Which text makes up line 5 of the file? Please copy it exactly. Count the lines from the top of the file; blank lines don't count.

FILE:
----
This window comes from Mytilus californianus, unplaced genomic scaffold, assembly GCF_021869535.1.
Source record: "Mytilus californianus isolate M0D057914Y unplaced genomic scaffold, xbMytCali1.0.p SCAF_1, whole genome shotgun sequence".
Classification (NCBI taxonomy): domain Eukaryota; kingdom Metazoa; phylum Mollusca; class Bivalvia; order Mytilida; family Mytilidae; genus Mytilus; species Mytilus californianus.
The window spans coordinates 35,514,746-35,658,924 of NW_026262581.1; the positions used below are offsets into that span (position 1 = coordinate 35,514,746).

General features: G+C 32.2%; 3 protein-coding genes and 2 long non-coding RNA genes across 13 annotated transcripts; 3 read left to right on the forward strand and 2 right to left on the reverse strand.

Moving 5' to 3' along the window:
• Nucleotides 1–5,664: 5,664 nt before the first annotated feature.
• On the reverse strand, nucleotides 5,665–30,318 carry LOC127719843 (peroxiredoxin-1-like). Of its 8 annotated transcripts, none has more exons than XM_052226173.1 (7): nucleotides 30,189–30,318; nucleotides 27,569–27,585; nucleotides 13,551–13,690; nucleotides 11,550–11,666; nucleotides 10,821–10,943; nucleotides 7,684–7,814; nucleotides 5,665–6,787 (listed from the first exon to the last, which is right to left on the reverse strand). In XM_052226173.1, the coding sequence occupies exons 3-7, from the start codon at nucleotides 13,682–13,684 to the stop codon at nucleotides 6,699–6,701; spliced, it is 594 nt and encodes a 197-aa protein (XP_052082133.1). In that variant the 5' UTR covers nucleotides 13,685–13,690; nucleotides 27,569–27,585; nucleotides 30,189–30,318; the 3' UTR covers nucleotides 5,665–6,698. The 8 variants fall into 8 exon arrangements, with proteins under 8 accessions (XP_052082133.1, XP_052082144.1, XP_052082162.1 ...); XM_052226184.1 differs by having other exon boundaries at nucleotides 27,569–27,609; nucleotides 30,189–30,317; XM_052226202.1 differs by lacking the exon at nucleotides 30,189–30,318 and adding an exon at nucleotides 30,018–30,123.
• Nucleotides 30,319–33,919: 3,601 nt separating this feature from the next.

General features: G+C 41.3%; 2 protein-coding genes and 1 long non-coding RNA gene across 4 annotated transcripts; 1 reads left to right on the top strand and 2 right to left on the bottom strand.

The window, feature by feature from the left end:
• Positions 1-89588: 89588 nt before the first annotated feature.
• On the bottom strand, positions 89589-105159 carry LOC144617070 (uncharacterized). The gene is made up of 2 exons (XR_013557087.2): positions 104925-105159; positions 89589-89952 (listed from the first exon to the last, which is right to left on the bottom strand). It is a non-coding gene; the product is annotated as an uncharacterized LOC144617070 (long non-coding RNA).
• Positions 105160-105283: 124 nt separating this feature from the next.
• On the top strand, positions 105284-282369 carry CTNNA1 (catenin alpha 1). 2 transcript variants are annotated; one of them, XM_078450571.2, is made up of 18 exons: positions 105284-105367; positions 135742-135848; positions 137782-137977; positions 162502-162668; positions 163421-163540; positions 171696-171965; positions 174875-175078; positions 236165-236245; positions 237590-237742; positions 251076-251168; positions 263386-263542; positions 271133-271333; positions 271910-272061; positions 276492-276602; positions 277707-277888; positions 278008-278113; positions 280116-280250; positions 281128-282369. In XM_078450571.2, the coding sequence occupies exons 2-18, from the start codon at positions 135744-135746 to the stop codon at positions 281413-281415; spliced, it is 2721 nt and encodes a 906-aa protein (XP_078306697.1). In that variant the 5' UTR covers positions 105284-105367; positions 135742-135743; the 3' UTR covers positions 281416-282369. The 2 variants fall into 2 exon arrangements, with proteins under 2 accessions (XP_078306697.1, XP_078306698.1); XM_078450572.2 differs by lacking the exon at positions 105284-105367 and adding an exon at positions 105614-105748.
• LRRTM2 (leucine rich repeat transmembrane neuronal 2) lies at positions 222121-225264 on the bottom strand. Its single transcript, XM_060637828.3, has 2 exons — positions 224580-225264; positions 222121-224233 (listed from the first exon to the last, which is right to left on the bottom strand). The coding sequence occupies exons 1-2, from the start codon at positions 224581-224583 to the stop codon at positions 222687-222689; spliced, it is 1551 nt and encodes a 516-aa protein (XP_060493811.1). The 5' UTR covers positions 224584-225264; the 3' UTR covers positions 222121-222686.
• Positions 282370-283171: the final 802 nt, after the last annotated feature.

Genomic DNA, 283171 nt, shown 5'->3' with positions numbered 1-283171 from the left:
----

General features: G+C 32.2%; 3 protein-coding genes and 2 long non-coding RNA genes across 13 annotated transcripts; 3 read left to right on the forward strand and 2 right to left on the reverse strand.